Sometime before mayhem descended and much before the crowd was denounced as one of the criminals, the nervous anger that slithered through it had begun to dissipate.
But then, the firing started.
It was February 4, 1922. A crowd of volunteers who identified themselves as Mahatma Gandhi’s satyagrahis, the ones who were following his instructions on the non-cooperation movement (NCM), had marched to the Chaura police station. The event gets its name from the railway station of Chauri-Chaura that lay behind the police station. The name was a portmanteau of two adjacent villages that lay some 23km from Gorakhpur city in eastern Uttar Pradesh.
Three days earlier, on February 1, three satyagrahis—Bhagwan Ahir, Ramrup Barai and Mahadeo—were beaten up on the orders of Gupteshwar Singh, the sub-inspector of the station, when they were picketing Mundera Bazaar, a prosperous market of pulses, raw sugar and rice. Of the three, Ahir received the most severe beatings.
Ahir had been a soldier in World War 1 for two years and had been posted at Basra. The policeman’s anger against Ahir was the greatest for he drew a government pension as an ex-soldier and yet, as Singh perceived, he wanted to overthrow the same government.
Kallan Ahmed, the grandson of Nazar Ali, one of the leaders of the movement, who came from the village of Dumri Khurd—which was the epicentre of the political activity in the region—said: “Ahir was a strong man. But so merciless was the beating that he struggled to get back home.”
Over the next three days, a spate of meetings was held, and it was decided that the volunteers would march to the police station to ask Gupteshwar Singh for an explanation for their behaviour. Letters were sent out to neighbouring villages in an approximately 10km radius, asking volunteers to gather at Dumri Khurd on the morning of February 4. It was at this village that a mandal committee of the NCM had been formed the previous month—on January 13, 1922.
Ironically, some of these meetings were held in front of the home of Shikari—the approver deemed most reliable by the courts. Shikari’s son Ashik Ali still lives in Dumri Khurd and is not free of the taint of the past. “I know nothing of the event,” he told THE WEEK.
On the morning of February 4, volunteers, including Shikari, went from door to door in the village asking for contributions of jaggery and roasted rice–refreshment for the volunteers. The meeting venue was a threshing ground in the village. (This is disputed by the elderly residents of Dumri Khurd, who say it was held in an orchard of mango, jackfruit and shisham trees in the local cemetery). Here, sacks had been laid out for volunteers to sit on, in groups of six. Ali made a speech extolling the volunteers. He also said that anyone who left midway would be guilty of defiling their religion. Not a single volunteer left.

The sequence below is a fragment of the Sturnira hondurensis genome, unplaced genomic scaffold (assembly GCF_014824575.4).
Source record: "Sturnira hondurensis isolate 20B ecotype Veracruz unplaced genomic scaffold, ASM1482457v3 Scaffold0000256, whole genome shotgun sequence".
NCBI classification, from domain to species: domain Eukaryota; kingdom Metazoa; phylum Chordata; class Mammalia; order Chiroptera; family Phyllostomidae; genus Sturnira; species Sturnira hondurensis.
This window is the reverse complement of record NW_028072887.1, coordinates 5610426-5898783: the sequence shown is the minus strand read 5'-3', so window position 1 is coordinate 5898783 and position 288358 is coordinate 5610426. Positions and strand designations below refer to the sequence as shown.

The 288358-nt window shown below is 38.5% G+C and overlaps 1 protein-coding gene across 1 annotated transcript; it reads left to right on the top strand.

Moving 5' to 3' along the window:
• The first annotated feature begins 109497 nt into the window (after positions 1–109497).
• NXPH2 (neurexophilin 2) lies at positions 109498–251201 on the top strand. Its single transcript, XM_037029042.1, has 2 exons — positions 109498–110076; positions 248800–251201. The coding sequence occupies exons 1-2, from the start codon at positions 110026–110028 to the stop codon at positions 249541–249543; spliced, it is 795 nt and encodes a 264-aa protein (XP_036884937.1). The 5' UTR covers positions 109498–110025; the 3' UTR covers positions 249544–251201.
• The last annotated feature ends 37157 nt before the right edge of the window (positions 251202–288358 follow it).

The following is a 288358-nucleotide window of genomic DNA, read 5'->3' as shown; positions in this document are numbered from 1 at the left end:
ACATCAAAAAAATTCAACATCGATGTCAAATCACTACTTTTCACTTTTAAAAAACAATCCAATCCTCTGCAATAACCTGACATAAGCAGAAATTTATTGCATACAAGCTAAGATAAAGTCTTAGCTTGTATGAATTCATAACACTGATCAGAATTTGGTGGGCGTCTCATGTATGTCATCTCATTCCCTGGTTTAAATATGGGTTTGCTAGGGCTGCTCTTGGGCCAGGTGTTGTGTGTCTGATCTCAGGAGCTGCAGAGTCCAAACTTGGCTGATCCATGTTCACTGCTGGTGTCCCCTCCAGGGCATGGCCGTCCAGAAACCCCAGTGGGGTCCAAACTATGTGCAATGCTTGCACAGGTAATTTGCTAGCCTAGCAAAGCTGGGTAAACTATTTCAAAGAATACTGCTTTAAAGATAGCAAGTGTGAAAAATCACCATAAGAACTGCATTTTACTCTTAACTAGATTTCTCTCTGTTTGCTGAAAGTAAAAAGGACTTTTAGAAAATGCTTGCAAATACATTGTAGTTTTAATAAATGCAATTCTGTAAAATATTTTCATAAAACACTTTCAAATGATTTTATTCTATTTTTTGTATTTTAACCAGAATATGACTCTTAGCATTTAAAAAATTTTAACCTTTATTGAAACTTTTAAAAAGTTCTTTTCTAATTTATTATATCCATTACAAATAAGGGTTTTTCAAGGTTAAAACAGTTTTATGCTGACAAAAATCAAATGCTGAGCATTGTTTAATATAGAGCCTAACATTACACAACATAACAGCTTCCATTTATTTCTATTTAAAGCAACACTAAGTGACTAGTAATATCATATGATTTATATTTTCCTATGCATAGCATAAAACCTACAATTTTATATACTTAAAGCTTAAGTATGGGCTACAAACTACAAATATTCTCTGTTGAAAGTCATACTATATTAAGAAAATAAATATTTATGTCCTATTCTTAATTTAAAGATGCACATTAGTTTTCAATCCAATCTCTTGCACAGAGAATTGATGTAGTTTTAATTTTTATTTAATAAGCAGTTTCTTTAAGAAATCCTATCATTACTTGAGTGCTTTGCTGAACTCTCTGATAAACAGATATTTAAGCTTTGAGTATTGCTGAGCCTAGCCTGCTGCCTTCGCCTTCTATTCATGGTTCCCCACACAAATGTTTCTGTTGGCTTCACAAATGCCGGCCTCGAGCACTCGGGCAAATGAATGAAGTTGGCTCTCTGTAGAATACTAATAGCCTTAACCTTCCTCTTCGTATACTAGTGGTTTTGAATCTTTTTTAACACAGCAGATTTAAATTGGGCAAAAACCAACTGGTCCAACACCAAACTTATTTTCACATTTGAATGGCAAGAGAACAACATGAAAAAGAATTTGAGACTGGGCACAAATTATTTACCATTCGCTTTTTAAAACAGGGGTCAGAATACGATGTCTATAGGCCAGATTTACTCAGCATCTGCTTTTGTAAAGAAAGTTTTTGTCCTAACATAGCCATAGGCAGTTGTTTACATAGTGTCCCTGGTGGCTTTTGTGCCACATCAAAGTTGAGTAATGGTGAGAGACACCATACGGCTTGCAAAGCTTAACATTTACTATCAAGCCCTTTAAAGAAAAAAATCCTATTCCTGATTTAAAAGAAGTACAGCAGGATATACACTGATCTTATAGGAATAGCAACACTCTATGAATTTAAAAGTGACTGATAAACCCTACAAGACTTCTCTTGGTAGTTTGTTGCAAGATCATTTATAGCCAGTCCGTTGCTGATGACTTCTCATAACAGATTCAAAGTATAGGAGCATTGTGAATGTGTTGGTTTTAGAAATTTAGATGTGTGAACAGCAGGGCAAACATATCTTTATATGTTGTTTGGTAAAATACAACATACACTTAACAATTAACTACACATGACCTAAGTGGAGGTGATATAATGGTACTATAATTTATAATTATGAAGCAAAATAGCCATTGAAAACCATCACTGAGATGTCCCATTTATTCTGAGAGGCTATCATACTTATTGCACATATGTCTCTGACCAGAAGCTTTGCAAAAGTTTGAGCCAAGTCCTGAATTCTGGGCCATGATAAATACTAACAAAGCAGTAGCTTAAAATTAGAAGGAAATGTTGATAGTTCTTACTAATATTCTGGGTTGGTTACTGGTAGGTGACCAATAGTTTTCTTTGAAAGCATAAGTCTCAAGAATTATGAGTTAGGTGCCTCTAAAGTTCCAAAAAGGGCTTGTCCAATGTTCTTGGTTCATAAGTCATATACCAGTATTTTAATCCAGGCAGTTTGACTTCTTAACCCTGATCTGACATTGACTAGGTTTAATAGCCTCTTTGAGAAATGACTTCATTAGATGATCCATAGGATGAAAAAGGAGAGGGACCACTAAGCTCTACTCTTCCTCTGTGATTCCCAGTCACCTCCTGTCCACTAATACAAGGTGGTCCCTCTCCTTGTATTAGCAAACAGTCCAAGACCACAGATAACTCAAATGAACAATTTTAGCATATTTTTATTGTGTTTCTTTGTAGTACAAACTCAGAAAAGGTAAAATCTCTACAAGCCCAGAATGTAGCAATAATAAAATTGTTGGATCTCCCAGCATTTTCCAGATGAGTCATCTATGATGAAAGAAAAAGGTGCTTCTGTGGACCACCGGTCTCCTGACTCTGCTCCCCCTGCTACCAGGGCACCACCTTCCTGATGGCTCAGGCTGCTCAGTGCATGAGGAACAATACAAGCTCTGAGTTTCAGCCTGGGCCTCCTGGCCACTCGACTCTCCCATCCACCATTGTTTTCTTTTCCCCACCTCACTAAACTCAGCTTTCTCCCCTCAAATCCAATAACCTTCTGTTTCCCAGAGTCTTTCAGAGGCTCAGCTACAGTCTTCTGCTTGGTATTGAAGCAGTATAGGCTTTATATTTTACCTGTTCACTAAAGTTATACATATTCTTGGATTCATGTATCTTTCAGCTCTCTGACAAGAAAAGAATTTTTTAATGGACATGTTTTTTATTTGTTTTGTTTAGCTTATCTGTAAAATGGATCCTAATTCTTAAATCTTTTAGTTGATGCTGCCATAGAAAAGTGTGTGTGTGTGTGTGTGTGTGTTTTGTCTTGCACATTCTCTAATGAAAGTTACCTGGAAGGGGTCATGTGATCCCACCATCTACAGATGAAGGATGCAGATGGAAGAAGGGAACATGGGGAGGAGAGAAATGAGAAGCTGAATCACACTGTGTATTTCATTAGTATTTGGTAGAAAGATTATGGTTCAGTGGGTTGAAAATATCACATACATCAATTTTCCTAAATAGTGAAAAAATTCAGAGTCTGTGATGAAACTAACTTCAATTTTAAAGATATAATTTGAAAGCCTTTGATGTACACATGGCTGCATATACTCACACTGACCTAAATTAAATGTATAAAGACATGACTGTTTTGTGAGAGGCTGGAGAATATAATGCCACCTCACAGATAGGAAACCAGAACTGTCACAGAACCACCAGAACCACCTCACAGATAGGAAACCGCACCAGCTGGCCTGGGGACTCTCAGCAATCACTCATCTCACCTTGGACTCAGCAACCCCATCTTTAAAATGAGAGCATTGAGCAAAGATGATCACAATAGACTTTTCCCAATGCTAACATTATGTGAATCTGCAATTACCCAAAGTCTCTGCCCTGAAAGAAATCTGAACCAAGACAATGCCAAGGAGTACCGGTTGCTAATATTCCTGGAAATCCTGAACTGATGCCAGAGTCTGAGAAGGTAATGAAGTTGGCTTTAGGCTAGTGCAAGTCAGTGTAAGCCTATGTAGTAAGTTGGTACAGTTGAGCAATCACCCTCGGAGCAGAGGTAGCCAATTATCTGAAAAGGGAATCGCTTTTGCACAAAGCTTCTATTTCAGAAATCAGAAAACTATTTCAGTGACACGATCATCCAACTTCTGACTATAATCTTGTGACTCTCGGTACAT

Historical accounts of that march, which started sometime between 1:30pm and 2:00pm, indicates that just like the meeting, it was also an orderly affair. As the crowd marched to the police station, it swelled as passersby joined in. Though the speculation about the strength of the crowd varies, the High Court judgment in the case puts it between 1,000 to 1,500.
At the police station, the volunteers spoke to Singh. It was, by some accounts, courteous, with the sub-inspector going as far as saying that Ahir was like a brother to him. With the matter resolved, the crowd moved on as planned to picket Mundera Bazaar.
“And then someone said to Singh: ‘What a shameful act this is. You being a Thakur bowing to these low-caste men’,” recalls Sharda Nand Yadav, the great-grandson of Bikram Ahir, one of the 19 men hanged for the violence that followed.
At this taunt, Singh ordered his chowkidars to hit their lathis on the ground, and the armed police to fire in the air. The large part of the crowd which had moved ahead sensed danger and returned to pelt the police station with ballast picked up from the railway track. A lathi-charge ensued and the police then fired into the crowd—killing at least three and injuring many others. This further enraged the crowd. Outnumbered, the police retreated into the police station. Some of the volunteers seized kerosene oil from the market and set the police station on fire. Other volunteers cut off the telegraph wires of the local post office to prevent the news from spreading.
Twenty-two policemen (including constables and chowkidars) died in the fire. One severely injured chowkidar died a day later.